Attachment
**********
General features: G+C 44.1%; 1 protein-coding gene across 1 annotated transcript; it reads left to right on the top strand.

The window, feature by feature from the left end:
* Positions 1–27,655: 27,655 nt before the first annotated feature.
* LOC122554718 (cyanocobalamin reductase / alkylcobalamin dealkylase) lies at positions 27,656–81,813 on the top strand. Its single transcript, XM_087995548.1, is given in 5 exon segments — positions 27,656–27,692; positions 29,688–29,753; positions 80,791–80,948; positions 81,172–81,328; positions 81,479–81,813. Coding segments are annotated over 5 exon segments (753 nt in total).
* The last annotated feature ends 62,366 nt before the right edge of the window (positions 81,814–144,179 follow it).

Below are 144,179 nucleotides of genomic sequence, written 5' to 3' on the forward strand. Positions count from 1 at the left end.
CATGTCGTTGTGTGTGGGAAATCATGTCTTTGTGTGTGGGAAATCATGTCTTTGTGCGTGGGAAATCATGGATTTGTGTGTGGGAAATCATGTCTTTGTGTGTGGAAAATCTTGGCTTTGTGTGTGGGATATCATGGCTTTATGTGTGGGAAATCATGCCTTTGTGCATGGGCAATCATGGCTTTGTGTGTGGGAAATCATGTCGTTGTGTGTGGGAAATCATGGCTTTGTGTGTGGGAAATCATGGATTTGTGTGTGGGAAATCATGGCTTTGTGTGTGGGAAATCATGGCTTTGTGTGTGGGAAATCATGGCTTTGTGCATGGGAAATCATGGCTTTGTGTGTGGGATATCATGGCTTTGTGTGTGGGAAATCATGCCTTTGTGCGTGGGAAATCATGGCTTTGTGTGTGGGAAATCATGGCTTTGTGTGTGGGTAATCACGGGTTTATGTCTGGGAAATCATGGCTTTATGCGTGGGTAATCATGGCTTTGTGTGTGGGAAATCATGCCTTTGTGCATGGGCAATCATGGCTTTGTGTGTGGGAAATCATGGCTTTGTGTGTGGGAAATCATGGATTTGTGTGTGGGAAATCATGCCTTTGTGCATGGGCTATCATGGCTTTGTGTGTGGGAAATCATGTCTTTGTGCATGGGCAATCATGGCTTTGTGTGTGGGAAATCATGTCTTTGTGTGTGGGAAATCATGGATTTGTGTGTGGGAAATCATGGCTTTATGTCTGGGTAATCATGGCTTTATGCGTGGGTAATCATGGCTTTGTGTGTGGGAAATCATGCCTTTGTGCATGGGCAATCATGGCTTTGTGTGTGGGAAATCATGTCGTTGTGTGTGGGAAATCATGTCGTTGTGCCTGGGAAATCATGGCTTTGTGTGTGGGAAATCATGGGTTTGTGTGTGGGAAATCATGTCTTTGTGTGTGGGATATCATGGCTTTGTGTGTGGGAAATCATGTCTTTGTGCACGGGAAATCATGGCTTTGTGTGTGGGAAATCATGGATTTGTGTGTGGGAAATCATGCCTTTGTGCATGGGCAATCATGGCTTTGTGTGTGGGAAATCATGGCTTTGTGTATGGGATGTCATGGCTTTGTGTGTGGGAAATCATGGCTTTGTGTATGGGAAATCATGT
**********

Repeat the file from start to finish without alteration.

General features: G+C 44.1%; 1 protein-coding gene across 1 annotated transcript; it reads left to right on the top strand.

The window, feature by feature from the left end:
* Positions 1–27,655: 27,655 nt before the first annotated feature.
* LOC122554718 (cyanocobalamin reductase / alkylcobalamin dealkylase) lies at positions 27,656–81,813 on the top strand. Its single transcript, XM_087995548.1, is given in 5 exon segments — positions 27,656–27,692; positions 29,688–29,753; positions 80,791–80,948; positions 81,172–81,328; positions 81,479–81,813. Coding segments are annotated over 5 exon segments (753 nt in total).
* The last annotated feature ends 62,366 nt before the right edge of the window (positions 81,814–144,179 follow it).

Below are 144,179 nucleotides of genomic sequence, written 5' to 3' on the forward strand. Positions count from 1 at the left end.
CATGTCGTTGTGTGTGGGAAATCATGTCTTTGTGTGTGGGAAATCATGTCTTTGTGCGTGGGAAATCATGGATTTGTGTGTGGGAAATCATGTCTTTGTGTGTGGAAAATCTTGGCTTTGTGTGTGGGATATCATGGCTTTATGTGTGGGAAATCATGCCTTTGTGCATGGGCAATCATGGCTTTGTGTGTGGGAAATCATGTCGTTGTGTGTGGGAAATCATGGCTTTGTGTGTGGGAAATCATGGATTTGTGTGTGGGAAATCATGGCTTTGTGTGTGGGAAATCATGGCTTTGTGTGTGGGAAATCATGGCTTTGTGCATGGGAAATCATGGCTTTGTGTGTGGGATATCATGGCTTTGTGTGTGGGAAATCATGCCTTTGTGCGTGGGAAATCATGGCTTTGTGTGTGGGAAATCATGGCTTTGTGTGTGGGTAATCACGGGTTTATGTCTGGGAAATCATGGCTTTATGCGTGGGTAATCATGGCTTTGTGTGTGGGAAATCATGCCTTTGTGCATGGGCAATCATGGCTTTGTGTGTGGGAAATCATGGCTTTGTGTGTGGGAAATCATGGATTTGTGTGTGGGAAATCATGCCTTTGTGCATGGGCTATCATGGCTTTGTGTGTGGGAAATCATGTCTTTGTGCATGGGCAATCATGGCTTTGTGTGTGGGAAATCATGTCTTTGTGTGTGGGAAATCATGGATTTGTGTGTGGGAAATCATGGCTTTATGTCTGGGTAATCATGGCTTTATGCGTGGGTAATCATGGCTTTGTGTGTGGGAAATCATGCCTTTGTGCATGGGCAATCATGGCTTTGTGTGTGGGAAATCATGTCGTTGTGTGTGGGAAATCATGTCGTTGTGCCTGGGAAATCATGGCTTTGTGTGTGGGAAATCATGGGTTTGTGTGTGGGAAATCATGTCTTTGTGTGTGGGATATCATGGCTTTGTGTGTGGGAAATCATGTCTTTGTGCACGGGAAATCATGGCTTTGTGTGTGGGAAATCATGGATTTGTGTGTGGGAAATCATGCCTTTGTGCATGGGCAATCATGGCTTTGTGTGTGGGAAATCATGGCTTTGTGTATGGGATGTCATGGCTTTGTGTGTGGGAAATCATGGCTTTGTGTATGGGAAATCATGT